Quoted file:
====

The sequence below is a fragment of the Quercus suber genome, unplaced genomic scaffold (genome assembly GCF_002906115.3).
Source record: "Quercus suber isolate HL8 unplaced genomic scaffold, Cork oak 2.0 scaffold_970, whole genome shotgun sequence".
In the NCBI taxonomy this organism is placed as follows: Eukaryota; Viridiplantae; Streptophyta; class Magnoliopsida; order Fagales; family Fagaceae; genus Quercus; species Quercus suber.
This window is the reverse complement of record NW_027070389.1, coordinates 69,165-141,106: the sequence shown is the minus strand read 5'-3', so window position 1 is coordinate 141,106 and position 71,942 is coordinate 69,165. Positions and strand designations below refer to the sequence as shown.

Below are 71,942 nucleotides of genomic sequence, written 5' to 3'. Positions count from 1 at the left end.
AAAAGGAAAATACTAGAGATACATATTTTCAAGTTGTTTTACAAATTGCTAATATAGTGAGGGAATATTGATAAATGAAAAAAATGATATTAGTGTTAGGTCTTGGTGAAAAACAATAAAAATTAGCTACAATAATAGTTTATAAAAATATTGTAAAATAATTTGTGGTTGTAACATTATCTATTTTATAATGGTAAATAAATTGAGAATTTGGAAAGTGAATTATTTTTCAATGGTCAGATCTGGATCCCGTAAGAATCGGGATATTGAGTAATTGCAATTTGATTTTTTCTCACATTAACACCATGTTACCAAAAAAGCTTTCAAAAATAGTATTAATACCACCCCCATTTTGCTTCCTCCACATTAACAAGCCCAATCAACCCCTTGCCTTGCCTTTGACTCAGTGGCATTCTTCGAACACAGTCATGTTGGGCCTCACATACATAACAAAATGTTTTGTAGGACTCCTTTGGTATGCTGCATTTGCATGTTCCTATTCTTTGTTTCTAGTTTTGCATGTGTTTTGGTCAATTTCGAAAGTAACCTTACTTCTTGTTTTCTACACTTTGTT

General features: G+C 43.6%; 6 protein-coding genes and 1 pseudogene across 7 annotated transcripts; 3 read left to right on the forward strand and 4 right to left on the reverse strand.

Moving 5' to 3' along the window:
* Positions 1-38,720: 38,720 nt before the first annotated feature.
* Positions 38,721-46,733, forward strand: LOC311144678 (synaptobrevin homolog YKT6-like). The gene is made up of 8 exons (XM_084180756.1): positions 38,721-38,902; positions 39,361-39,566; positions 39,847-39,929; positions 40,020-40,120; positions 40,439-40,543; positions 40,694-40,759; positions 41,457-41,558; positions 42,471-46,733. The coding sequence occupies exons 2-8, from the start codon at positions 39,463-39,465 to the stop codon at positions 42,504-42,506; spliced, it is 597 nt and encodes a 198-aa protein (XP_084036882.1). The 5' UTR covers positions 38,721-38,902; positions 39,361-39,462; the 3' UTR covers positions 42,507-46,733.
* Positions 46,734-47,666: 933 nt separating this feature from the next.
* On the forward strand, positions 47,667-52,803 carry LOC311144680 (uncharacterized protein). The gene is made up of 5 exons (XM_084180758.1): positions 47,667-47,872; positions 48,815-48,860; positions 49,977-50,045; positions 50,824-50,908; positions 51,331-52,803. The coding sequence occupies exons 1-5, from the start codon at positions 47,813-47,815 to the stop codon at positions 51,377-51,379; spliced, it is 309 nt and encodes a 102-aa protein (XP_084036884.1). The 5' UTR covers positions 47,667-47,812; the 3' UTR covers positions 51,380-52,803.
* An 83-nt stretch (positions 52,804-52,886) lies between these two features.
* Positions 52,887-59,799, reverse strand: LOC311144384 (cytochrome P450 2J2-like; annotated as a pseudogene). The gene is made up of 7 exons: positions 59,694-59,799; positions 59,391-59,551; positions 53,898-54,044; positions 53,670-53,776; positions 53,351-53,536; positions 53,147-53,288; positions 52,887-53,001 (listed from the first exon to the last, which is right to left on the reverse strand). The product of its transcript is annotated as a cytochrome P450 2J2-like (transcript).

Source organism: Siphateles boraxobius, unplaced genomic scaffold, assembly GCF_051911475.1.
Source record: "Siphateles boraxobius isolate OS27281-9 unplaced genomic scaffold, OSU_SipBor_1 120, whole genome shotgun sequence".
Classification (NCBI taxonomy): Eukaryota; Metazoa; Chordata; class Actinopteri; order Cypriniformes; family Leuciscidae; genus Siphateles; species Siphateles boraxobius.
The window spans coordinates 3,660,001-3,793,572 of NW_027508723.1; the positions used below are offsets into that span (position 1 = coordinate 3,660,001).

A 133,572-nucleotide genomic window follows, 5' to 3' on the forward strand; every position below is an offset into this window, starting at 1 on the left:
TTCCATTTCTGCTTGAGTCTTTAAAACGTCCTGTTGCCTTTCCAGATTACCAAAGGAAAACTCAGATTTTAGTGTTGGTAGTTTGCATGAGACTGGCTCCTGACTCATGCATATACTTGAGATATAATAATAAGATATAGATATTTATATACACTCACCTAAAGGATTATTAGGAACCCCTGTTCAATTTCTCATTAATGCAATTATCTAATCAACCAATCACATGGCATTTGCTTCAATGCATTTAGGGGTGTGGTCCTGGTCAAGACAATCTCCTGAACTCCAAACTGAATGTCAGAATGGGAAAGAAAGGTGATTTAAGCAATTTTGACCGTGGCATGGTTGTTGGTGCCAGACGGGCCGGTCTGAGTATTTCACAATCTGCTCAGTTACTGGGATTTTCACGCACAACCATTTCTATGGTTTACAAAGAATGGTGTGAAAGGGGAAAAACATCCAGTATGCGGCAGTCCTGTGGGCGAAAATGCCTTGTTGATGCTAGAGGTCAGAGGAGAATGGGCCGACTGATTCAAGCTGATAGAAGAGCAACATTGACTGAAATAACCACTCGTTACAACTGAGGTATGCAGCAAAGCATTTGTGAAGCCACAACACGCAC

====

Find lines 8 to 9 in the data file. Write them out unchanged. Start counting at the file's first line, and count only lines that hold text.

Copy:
Moving 5' to 3' along the window:
* Positions 1-38,720: 38,720 nt before the first annotated feature.